According to the Elias Sports Bureau, Quinn became the second player since 1900 to hit a homer, steal a base, and wind up as the losing pitcher all in the same game, joining Fred Hutchinson of the Detroit Tigers on Sept. 28, 1948. (Quinn’s two steals put him in a class by himself.)
Send questions by email or on Twitter @ScottLauber.
Question: Thoroughly enjoy your work. It’s a great start to my day. Here is my question: At what point does the club’s coaching philosophy come under scrutiny? Specifically, which young hitter has improved over the past two seasons?
Scott Kingery seems to have fought past the “see the maximum number of pitches” and “launch angle” requirements to have improved, but Nick Williams, Aaron Altherr and Andrew Knapp regressed. Either the talent evaluation is suspect or the coaching philosophy is flawed.
The same question applies to the young pitchers. Does this pitching coach know how to teach a change up to [Vince] Velasquez, [Zach] Eflin and [Nick] Pivetta? There is clearly something missing.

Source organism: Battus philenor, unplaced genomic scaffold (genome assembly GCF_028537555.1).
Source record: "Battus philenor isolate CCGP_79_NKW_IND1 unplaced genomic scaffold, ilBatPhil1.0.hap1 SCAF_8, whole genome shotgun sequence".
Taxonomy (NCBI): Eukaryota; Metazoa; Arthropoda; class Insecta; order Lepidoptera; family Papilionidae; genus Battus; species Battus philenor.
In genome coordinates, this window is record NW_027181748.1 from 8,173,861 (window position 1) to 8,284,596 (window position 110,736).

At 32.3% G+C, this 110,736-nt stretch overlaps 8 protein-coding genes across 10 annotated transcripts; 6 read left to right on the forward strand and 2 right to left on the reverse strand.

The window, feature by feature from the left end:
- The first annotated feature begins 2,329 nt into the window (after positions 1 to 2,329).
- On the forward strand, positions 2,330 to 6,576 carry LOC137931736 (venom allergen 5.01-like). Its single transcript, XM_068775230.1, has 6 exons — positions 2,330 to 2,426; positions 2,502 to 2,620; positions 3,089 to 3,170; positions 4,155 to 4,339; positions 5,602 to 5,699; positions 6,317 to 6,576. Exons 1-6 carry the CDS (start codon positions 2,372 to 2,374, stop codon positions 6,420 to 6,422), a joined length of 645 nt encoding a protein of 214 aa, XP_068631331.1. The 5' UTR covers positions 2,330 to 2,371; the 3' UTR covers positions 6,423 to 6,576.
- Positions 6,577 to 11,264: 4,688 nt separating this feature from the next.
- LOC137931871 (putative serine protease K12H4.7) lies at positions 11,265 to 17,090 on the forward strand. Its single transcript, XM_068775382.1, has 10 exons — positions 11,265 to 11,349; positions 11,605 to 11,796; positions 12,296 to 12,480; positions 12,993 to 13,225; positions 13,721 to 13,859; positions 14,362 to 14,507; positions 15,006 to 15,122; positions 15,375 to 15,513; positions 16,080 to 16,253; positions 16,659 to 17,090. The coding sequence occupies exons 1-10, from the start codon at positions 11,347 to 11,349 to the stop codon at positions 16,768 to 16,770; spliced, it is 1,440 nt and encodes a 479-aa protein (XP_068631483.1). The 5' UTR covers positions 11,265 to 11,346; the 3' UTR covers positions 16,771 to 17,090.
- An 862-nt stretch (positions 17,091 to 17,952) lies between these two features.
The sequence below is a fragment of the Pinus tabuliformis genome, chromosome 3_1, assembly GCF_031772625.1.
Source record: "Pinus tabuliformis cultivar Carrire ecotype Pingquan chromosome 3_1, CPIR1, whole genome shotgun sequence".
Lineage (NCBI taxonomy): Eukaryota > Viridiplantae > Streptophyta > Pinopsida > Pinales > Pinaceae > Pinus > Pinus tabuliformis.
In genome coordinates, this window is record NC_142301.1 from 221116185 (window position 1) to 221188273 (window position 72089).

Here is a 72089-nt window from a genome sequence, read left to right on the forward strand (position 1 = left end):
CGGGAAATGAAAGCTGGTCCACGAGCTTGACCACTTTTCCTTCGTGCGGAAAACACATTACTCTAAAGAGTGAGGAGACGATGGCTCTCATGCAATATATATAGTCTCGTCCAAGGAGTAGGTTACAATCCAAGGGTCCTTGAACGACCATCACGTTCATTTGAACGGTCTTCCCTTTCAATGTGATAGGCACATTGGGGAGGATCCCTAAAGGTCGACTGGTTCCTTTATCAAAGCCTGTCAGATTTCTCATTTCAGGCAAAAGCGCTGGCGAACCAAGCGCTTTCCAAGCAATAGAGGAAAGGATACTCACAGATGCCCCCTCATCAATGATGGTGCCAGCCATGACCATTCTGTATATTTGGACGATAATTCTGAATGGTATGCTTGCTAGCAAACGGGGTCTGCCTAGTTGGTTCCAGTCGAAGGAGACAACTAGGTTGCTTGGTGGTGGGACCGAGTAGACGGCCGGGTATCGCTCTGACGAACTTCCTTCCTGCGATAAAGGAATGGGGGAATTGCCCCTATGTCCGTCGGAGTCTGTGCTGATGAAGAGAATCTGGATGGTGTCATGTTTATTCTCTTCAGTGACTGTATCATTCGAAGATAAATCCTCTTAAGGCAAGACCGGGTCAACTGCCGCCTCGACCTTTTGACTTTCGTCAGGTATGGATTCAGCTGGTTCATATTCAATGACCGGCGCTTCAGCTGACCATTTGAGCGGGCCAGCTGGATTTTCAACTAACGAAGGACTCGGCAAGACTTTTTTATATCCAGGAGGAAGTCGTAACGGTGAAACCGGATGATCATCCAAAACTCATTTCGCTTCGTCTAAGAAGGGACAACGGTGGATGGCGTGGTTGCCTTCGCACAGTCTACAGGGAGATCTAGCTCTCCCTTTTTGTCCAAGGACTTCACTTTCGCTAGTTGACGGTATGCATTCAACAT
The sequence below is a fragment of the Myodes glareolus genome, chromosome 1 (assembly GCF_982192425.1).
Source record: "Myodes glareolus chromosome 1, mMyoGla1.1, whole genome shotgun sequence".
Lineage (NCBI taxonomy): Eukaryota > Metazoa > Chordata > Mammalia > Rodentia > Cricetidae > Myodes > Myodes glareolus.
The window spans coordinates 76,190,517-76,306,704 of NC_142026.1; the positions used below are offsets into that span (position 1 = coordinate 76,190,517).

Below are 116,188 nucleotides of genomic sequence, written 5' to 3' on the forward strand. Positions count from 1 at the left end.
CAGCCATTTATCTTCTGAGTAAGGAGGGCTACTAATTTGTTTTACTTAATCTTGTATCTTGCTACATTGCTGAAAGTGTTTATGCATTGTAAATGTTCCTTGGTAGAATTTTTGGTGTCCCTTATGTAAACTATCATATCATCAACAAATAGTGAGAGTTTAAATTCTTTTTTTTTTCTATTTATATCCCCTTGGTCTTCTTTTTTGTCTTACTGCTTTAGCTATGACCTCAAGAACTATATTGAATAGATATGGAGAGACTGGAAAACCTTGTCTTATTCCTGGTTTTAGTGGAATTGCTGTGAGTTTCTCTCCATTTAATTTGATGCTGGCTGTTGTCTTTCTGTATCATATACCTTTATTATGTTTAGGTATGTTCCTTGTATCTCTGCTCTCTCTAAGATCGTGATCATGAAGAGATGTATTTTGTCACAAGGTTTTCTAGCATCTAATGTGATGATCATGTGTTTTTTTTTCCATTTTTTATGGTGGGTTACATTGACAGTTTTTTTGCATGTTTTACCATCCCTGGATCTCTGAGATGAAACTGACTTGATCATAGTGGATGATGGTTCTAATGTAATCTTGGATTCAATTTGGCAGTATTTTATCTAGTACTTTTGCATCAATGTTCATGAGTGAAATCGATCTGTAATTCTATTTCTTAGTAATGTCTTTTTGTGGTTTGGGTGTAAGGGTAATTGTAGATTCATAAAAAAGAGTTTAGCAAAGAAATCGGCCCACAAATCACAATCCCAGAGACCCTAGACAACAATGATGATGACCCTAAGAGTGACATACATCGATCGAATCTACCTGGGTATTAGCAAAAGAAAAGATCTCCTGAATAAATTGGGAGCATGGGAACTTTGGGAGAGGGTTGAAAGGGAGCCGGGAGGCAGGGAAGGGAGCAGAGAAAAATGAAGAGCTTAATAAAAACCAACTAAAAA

— Joe G., via email
Answer: Thanks, Joe, for the kind words and the excellent question. It’s interesting because hitting coach John Mallee and pitching coach Chris Young are very much in philosophical lockstep with both Kapler and the front office in terms of what they are preaching to the players. Young, in particular, was elevated to his position at the expense of Rick Kranitz, who was let go in November and subsequently hired by the division-leading Braves.
But I do think the Phillies will take a look at their processes after the season to determine if changes need to be made. It’s already happening, actually. They have tried to curb the home-run epidemic by getting their pitchers to work at the top of the strike zone and above the strike zone more consistently. Offensively, they have simplified their approach at the plate. Thus far, the results have been mixed.